- Life Style
As I write these lines, a 7pm curfew has been imposed in Tunis, perhaps the clearest sign thus far that the wave of protests and discontent that has taken over Tunisia since 17 December is not about to end.
I have spent the day following the scraps of news that come out of social networks and websites, being directed to the temporary websites where Tunisian online activists are storing videos of the protests--video-sharing sites are quickly blocked by Tunisian authorities and hence must change all the time. I spoke to a well-to-do young Tunisian from a prominent family who has effectively decided to give up what would have been a life of privilege by siding with the protesters and denouncing the corruption of the ruling family.
I read the sometimes deeply eloquent, sometimes quite hilarious responses to the speech that Tunisian President Zein al-Abideen Ben Ali delivered on Monday, in which he missed the opportunity to calm the situation by insinuating that demonstrators were foreign agents, promising the creation of 300,000 jobs in two years (that’s 17 new jobs every hour!) for unemployed graduates and thanking Libyan leader Muammar al-Qadhafi for offering to make it easier for Tunisians to go work in Libya.
There are strong rumors that the chief of staff of the army has just been dismissed for calling on police officers not to shoot protesters with live bullets (as they did over the weekend, claiming at least 35 victims and wounding many more). Other rumors circulating include that criminals have been released from prison to be used as hired hands against protesters, as several days of general strikes by various professional syndicates have been announced.
Schools and universities have been closed until further notice. The Tunisian stock market reached its lowest point in months today, as police beat up lawyers and artists that planned to stage a peaceful protest. Hotels that are normally full of Europeans fleeing the bitter winter are apparently empty, and in any case a stroll down Tunis’s Avenue Habib Bourguiba would be impeded by the numerous security troops.
I watched videos of demonstrators in poor towns in central Tunisia, for the first time since Ben Ali became president in 1987 in a coup, tear down portraits of their ruler and burn them, all the while chanting against the obscene corruption of his wife Leila Trabelsi and her family.
I have not been to Tunisia since 2003, in good part because after that trip--despite meeting some charming people--I never wanted to return. Having traveled to many Arab countries, I am no stranger to heavy security states and ubiquitous informants. But even Syria under Hafez al-Assad seemed freer and more relaxed than Tunis, where I was constantly followed and warned about leaving my laptop in my hotel room. Most shocking of all was the palpable fear one felt among ordinary people, a resignation that went far beyond being careful when discussing politics. It was a capitulation.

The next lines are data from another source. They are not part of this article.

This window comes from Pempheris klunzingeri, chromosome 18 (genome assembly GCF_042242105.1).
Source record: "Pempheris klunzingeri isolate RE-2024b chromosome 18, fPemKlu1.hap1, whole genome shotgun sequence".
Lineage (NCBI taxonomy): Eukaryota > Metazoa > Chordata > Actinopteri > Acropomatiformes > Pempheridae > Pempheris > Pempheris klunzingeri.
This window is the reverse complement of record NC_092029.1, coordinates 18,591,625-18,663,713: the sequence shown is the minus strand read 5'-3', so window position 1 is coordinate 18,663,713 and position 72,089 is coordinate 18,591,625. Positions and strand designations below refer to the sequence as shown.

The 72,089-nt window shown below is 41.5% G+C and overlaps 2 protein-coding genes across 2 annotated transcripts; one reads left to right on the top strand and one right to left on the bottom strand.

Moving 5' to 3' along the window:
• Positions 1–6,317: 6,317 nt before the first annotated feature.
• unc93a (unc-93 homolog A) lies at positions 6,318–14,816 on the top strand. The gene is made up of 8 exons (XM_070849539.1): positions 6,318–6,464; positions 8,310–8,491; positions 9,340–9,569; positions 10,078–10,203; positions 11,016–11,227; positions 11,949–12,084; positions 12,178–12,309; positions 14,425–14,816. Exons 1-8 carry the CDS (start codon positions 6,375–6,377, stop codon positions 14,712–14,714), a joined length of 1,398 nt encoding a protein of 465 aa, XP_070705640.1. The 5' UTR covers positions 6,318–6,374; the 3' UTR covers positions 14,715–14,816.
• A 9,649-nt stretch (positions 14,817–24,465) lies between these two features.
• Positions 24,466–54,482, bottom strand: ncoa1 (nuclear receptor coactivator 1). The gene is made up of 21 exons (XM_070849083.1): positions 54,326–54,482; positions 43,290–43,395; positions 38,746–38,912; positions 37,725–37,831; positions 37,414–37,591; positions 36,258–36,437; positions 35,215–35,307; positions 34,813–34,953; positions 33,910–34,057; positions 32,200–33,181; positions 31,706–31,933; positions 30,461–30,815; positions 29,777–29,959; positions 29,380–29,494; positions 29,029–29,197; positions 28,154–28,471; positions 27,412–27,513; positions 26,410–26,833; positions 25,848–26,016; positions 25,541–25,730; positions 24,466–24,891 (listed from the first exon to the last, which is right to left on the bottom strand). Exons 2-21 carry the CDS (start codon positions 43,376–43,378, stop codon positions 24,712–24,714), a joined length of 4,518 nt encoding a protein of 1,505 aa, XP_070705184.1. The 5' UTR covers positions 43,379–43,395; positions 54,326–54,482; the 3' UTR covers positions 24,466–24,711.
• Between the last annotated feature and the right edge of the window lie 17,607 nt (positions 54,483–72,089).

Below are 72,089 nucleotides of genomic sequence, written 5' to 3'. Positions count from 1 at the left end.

Tunisia may be, by the region’s standards, a relatively prosperous country with a sizeable middle class and decent education levels. But it’s supposed “economic miracle” (not so miraculous when ones considers how regime cronies control much of the country’s economic fabric) is in actuality a human nightmare. One felt stuck in a Hitchcock film, permanently assailed by a creeping sense of dread and unease.
The Tunisian regime has already lost more than power: it has lost legitimacy, and its demise is probably now merely a matter of time. Ben Ali’s rule has destroyed Tunisia’s political fabric and heavily damaged that of its civil society. This is why he could not see the warning signs that made his country, supposedly North Africa’s best model, turn against him. Without real politics--political leaders who can genuinely claim to represent people--there was no one to tell him what was happening, and no one with the moral authority to end the protests once they started. And now, it seems, the only means at his disposal to end the protests is repression and brutality.
That could work for a while. It may even work for several years, until Ben Ali is too old to rule. But it appears doubtful that the Ben Ali system will survive beyond the man.
There is an important lesson to learn for Tunisia’s neighbors, or indeed any ruler tempted by the illusion that growth alone can create a sound economic environment. Politics is not something distinct from economics, it is the mechanism by which an economy and a society is regulated. All the countries in North Africa have seen increasing income disparities, social frustration brought about by economic reforms and high-profile corruption among ruling elites. All of them feature political classes--from ministers to elected representatives--that generally can boast of little popularity or representativeness. All of them have young populations deeply frustrated by the status quo that are looking attentively at the Tunisian uprising.
If Tunisia’s lesson is lost on regimes, it won’t be lost on the people.